Samsung-made Nook tablets are a holiday flop

It appears that there were not many Nooks under Christmas trees this year. Barnes & Noble’s beleaguered line of Nook tablets and e-readers had a terrible fourth quarter. On Thursday, the company announced that Nook revenue was down 55 percent from the year-ago period.

Nook revenue doesn’t just include Nook hardware — it also includes digital content and accessories. Device and accessory sales were down a whopping 68 percent from last year to $56 million in the most recent quarter. Sales of ebooks and digital audiobooks (only) dropped 25 percent to $27.4 million.


In 2014, [company]Barnes & Noble[/company] changed its Nook hardware strategy. Previously, Nooks were unique Android-based tablets that were specifically designed for Barnes & Noble. But the Nook launched last year was merely a re-branded and slightly skinned version of one of Samsung’s Galaxy Tab tablets, which allow users to install the Kindle app as well as other apps for purchasing ebooks from the Google Play app store.

Although the company didn’t break out sales for specific Nook products, it appears the new [company]Samsung[/company] Nook was powerfully unpopular this holiday season. However, it’s possible that Android tablets in general had disappointing sales in the past quarter.

It’s also possible that the Samsung Nooks met expectations but other Nook hardware flopped. Barnes & Noble sells a e-ink reader, the Nook Glowlight, which didn’t see an update in 2014 even as Amazon’s line of e-ink Kindles received price cuts and upgrades and a new high-end model.

In December, Barnes & Noble bought out Microsoft’s stake in Nook Media.

Barnes & Noble’s newest Nook tablet is a rebranded Samsung Galaxy Tab 4


The largest retail bookseller in the United States is now in the business of selling Samsung tablets. As was announced earlier this summer, Barnes & Noble will discontinue its own line of skinned Android tablets and instead will partner with Samsung to sell a Nook-branded version of the Galaxy Tab 4, which will be called, rather uncreatively, the Galaxy Tab 4 Nook. This version of the seven-inch tablet will have several Nook book and music marketplaces preinstalled and it will be sold for $180 at Barnes & Noble as well as online. Barnes & Noble locations will also offer customer support for customers struggling with the jump from paper books to a fully-fledged Android tablet.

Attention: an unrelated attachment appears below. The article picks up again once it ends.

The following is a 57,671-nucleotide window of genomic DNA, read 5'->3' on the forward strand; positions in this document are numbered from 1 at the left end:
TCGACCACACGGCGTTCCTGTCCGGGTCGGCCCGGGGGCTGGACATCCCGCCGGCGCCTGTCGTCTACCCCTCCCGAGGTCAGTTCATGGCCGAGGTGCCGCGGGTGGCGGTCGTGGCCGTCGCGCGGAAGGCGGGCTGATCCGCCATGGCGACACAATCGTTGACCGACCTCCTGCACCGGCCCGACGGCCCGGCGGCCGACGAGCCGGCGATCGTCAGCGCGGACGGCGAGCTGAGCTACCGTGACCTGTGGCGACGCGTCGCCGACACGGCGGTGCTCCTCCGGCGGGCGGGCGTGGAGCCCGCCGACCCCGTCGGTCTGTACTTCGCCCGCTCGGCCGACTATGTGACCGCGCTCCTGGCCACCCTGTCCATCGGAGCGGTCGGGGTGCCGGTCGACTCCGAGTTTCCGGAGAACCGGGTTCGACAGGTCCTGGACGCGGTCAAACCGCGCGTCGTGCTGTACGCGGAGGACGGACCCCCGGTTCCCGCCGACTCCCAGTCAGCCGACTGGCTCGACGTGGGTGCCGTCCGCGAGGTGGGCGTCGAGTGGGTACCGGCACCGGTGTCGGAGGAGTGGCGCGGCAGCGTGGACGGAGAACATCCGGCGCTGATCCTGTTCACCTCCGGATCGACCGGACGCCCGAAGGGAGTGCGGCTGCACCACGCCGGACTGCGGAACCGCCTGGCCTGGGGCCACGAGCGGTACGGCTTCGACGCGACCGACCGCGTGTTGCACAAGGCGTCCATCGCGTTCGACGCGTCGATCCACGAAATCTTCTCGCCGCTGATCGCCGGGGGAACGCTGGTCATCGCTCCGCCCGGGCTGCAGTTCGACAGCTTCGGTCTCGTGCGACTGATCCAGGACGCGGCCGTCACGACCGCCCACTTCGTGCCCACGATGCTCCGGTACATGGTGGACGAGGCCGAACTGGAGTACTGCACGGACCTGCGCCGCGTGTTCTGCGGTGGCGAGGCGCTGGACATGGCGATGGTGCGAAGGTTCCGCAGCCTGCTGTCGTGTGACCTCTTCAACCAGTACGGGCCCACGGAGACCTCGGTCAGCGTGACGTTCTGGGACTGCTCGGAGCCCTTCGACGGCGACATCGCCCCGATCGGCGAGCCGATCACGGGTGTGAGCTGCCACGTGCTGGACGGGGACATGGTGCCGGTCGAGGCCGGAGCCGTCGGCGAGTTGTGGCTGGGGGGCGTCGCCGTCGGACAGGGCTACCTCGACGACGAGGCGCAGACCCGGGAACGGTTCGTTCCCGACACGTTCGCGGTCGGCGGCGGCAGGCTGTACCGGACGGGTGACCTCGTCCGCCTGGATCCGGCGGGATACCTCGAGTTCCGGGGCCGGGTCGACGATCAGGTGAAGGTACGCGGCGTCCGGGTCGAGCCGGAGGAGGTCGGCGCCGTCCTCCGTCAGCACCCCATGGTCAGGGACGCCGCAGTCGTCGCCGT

Today in Connected Consumer

The once crowded field of e-book readers increasingly looks like a two-horse race, with Amazon’s Kindle and Apple’s iPad leading the pack and Sony’s Reader and Barnes & Noble’s Nook trailing well off the pace. Earlier this month, would-be contender iRex filed for bankruptcy protection. Now, Plastic Logic has cancelled pre-orders for its Que e-reader, which now may never ship. So why is Amazon adding functionality to its Kindle iPad app that is not available on the Kindle?

Today in Connected Consumer

Considering that it’s still a small business, the e-book market continues to generate an astonishing amount of interest and activity. Fighting for oxygen against Amazon’s Kindle and Apple’s iPad, Barnes & Nobel just cut the price of its Nook e-book reader to $199, $50 cheaper than the lowest-priced Kindle, while introducing a new, Wi-Fi-only version for $149. Meanwhile, there are indications that Wal-Mart may soon enter the e-reader market. Renowned inventor Ray Kurzweil lets slip to the New York Times he is in conversations with the mega-retailer about including his new Blio e-book software in an upcoming device. Wal-Mart issues a statement that could be read as confirmation, or at least reluctance to deny.